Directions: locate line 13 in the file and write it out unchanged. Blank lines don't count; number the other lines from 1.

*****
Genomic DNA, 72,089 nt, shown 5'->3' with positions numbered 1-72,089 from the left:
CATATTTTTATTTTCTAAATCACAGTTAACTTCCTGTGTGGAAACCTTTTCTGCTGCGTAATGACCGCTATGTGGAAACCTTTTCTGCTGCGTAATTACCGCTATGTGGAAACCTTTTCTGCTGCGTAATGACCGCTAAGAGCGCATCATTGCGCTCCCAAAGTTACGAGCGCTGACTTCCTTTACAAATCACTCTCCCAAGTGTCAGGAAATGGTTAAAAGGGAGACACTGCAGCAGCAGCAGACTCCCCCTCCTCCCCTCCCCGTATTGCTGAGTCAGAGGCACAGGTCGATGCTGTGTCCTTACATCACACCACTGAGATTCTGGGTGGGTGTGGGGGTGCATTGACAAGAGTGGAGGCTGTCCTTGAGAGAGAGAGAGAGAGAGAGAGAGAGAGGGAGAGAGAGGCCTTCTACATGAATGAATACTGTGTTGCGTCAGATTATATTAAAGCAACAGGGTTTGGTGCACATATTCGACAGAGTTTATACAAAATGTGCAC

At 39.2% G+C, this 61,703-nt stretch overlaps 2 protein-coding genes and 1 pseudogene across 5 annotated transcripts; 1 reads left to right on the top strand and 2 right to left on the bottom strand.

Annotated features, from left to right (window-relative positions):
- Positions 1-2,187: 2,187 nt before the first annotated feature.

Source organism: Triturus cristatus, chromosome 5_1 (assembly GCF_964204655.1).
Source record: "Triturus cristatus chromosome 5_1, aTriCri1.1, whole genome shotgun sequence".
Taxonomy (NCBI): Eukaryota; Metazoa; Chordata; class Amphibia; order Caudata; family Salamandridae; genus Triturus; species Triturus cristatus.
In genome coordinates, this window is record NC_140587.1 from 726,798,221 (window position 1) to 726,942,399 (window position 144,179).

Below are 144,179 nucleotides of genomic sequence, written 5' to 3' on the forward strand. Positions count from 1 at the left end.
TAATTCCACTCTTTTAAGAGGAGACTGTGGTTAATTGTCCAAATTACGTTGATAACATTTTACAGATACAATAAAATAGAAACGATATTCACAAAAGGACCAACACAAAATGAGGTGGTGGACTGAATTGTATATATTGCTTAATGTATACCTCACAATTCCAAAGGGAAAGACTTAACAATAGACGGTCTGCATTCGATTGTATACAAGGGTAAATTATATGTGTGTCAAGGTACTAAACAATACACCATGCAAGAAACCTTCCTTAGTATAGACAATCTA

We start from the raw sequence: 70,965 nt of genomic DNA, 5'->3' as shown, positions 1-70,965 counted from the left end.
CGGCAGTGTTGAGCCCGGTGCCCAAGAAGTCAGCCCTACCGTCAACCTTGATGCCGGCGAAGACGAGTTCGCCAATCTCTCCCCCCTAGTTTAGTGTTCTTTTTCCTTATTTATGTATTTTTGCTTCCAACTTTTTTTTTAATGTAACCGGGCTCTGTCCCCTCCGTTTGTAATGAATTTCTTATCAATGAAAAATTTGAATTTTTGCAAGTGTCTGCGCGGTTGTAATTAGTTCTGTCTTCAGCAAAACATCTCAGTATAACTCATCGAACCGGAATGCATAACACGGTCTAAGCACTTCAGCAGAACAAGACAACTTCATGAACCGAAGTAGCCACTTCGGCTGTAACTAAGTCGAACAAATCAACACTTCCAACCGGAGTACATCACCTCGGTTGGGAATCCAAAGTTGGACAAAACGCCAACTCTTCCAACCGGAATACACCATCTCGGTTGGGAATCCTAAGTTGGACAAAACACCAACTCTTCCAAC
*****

CGGCAGTGTTGAGCCCGGTGCCCAAGAAGTCAGCCCTACCGTCAACCTTGATGCCGGCGAAGACGAGTTCGCCAATCTCTCCCCCCTAGTTTAGTGTTCTTTTTCCTTATTTATGTATTTTTGCTTCCAACTTTTTTTTTAATGTAACCGGGCTCTGTCCCCTCCGTTTGTAATGAATTTCTTATCAATGAAAAATTTGAATTTTTGCAAGTGTCTGCGCGGTTGTAATTAGTTCTGTCTTCAGCAAAACATCTCAGTATAACTCATCGAACCGGAATGCATAACACGGTCTAAGCACTTCAGCAGAACAAGACAACTTCATGAACCGAAGTAGCCACTTCGGCTGTAACTAAGTCGAACAAATCAACACTTCCAACCGGAGTACATCACCTCGGTTGGGAATCCAAAGTTGGACAAAACGCCAACTCTTCCAACCGGAATACACCATCTCGGTTGGGAATCCTAAGTTGGACAAAACACCAACTCTTCCAAC